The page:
Mayor Megan Barry pleads guilty to felony theft, resigns

Former Mayor Megan Barry

Nashville Mayor Megan Barry resigned on Tuesday shortly after pleading guilty to felony theft. Barry agreed to reimburse the city $11,000 and was sentenced to three years probation as part of a plea deal.
Barry touted her accomplishments in her farewell address to the city.

“None of this would have been possible without my incredible staff, our talented department heads, and all of the dedicated men and women of the Metropolitan Government who have worked hard to make the lives of Nashvillians a little better each day. They got up yesterday, they got up today, and they will get up again tomorrow devoted to making sure our city sings,” she said.

“It has been the honor and it has been the privilege of my entire professional life to have had the blessing of this opportunity to be your mayor.”

Barry’s term came to an abrupt end shortly after she admitted to having an extramarital affair with her police bodyguard, Sgt. Robert Forrest, which included extended business trips with just the two of them.

Forrest also plead guilty to felony theft, and has agreed to repay the city of Nashville $45,000.

Forrest retired from the police department shortly before the Mayor made the public announcement about the affair.

Mayor David Briley

Former Vice Mayor, David Briley, was sworn in Tuesday night at council and will now take over mayoral duties.
“I met with the mayor’s staff earlier today and I told them how little I wanted to be there to meet with them, and how little any of us wanted to be here today,” Briley said while addressing the council at their weekly Tuesday night meeting.

“This day presents a unique challenge for me and my family, but also for the council and for anybody who works for metro government. I will work my heart out to meet this challenge and I ask you all to join me and do the same.”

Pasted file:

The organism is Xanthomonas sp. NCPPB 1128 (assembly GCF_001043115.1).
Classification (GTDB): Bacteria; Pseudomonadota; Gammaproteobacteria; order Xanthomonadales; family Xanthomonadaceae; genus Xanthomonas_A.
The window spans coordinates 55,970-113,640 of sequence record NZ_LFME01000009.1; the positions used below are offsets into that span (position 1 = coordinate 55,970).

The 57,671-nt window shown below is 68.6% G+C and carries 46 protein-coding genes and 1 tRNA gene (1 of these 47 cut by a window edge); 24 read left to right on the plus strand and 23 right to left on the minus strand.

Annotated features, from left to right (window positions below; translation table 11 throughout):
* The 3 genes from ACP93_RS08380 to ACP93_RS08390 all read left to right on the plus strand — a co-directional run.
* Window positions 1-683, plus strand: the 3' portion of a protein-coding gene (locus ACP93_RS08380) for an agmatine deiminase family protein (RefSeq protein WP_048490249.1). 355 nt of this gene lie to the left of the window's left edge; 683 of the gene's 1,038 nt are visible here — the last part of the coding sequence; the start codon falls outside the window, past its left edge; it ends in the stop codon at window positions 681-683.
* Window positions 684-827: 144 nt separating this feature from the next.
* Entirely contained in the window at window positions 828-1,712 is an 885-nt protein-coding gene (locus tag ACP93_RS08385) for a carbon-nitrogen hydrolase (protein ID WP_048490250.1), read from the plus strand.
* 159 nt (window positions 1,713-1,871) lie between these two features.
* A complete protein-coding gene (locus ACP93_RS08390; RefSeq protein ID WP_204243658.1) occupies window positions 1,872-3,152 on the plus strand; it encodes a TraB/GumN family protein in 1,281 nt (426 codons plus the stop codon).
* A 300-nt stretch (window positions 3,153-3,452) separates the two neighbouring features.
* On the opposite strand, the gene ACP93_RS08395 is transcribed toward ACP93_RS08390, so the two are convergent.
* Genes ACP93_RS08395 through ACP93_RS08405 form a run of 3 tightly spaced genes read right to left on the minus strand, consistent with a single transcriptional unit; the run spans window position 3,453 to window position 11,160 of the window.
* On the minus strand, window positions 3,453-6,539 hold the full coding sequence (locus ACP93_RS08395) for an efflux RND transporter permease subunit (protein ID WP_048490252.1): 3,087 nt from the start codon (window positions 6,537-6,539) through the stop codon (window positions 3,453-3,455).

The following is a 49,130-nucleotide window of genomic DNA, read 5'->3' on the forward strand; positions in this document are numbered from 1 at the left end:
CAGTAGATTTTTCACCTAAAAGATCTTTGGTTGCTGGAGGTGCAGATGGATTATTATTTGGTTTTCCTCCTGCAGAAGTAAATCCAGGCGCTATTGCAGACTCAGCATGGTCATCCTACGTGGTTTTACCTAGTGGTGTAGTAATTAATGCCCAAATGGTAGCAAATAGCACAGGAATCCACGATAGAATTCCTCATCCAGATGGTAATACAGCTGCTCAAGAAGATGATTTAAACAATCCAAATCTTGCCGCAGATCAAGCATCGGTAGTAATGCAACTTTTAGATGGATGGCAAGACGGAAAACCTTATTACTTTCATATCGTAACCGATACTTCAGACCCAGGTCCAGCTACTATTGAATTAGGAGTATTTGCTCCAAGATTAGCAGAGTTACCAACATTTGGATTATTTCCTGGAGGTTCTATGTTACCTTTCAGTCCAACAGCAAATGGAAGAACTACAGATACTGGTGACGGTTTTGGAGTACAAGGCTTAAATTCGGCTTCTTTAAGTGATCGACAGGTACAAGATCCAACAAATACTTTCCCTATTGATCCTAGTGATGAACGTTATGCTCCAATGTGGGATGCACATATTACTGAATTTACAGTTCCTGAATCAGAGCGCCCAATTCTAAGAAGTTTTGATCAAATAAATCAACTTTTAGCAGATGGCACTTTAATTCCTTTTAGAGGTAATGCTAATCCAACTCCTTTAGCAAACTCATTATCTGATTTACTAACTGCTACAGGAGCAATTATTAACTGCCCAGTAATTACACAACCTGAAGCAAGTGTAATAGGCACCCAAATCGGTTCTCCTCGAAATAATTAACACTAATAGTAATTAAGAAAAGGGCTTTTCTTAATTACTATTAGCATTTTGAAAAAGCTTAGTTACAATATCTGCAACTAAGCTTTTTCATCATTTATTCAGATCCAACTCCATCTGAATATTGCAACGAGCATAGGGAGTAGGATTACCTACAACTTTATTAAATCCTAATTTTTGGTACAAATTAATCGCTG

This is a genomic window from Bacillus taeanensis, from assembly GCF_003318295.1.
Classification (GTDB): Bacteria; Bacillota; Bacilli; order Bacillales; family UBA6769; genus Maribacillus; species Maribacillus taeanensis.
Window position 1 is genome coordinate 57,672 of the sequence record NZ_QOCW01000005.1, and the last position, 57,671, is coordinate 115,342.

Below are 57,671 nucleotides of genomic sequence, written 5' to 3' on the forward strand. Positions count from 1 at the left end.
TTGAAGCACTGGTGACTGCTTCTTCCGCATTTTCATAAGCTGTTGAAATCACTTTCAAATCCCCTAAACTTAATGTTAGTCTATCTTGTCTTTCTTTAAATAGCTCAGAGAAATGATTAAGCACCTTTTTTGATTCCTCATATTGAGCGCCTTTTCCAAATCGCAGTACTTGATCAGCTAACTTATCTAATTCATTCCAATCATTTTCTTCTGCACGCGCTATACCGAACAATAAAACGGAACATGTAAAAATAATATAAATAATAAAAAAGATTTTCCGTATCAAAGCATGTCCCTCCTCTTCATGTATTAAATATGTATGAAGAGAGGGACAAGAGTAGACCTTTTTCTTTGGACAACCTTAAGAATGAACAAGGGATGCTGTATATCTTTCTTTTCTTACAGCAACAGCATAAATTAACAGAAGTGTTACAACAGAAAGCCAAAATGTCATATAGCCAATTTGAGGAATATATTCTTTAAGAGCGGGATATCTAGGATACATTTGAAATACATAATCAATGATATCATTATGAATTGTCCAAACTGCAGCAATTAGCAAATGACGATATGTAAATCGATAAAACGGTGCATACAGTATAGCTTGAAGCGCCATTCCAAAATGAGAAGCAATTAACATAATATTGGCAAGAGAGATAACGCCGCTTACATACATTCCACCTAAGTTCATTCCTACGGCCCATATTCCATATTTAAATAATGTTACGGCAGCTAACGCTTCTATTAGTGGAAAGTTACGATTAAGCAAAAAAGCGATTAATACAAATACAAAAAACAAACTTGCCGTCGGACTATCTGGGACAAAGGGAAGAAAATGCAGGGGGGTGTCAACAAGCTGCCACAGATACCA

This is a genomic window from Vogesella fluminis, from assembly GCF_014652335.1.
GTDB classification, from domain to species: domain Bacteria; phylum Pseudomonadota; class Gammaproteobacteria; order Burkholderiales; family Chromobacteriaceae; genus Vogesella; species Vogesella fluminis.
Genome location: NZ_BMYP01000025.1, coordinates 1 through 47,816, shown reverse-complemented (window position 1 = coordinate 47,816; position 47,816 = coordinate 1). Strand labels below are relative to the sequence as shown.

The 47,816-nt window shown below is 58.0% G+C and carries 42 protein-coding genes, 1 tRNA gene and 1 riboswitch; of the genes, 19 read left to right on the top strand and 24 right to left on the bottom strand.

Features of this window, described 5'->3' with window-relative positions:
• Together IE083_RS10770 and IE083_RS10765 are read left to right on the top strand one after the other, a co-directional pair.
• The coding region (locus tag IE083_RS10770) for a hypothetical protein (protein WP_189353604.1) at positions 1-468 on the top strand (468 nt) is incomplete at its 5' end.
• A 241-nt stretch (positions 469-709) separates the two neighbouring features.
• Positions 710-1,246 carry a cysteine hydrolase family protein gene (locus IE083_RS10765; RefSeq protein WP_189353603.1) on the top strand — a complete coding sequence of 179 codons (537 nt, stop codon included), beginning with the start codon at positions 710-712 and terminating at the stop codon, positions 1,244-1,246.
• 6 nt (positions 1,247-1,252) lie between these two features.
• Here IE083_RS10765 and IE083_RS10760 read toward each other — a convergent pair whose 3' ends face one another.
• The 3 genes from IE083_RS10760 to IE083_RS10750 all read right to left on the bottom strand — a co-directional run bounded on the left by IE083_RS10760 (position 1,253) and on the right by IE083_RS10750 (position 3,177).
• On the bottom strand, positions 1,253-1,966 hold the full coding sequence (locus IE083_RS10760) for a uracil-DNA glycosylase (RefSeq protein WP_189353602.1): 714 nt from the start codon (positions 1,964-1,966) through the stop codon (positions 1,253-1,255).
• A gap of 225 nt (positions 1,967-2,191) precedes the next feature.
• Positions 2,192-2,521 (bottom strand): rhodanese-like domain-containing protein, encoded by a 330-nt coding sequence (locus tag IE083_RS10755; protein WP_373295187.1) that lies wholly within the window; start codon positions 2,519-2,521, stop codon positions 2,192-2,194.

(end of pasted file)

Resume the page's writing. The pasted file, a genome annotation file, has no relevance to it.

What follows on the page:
Speaker Pro Tempore, Councilwoman Sheri Weiner, was sworn in as vice mayor to replace Briley.

After being sworn in, Weiner said: “The sadness that I feel on this occasion is deeply profound and enormously sobering. The citizens of our great city can take comfort and solace in knowing that our founding documents, the Metro charter and our code of laws, are resilient touchstones of our local government and have withstood the test of time and adversity.”

Despite the guilty plea, a special Nashville Metro Council committee tasked with investigating the possible misuse of taxpayer funds by Mayor Barry, says it will still continue—albeit on a more limited basis.

According to Councilman Bob Mendes: “Unless we can answer what is the mechanism of the theft and we are sure what is the scope of it, and we’ve fixed whatever we need to fix in terms of checks and balances and policy—then there is still a job to do for this committee. I certainly feel that the committee should continue forward.”

A special election has been set for August to elect a new mayor. Briley, who ran for mayor 11 years ago and lost, remains non-committal on whether or not he plans to seek election for the position.

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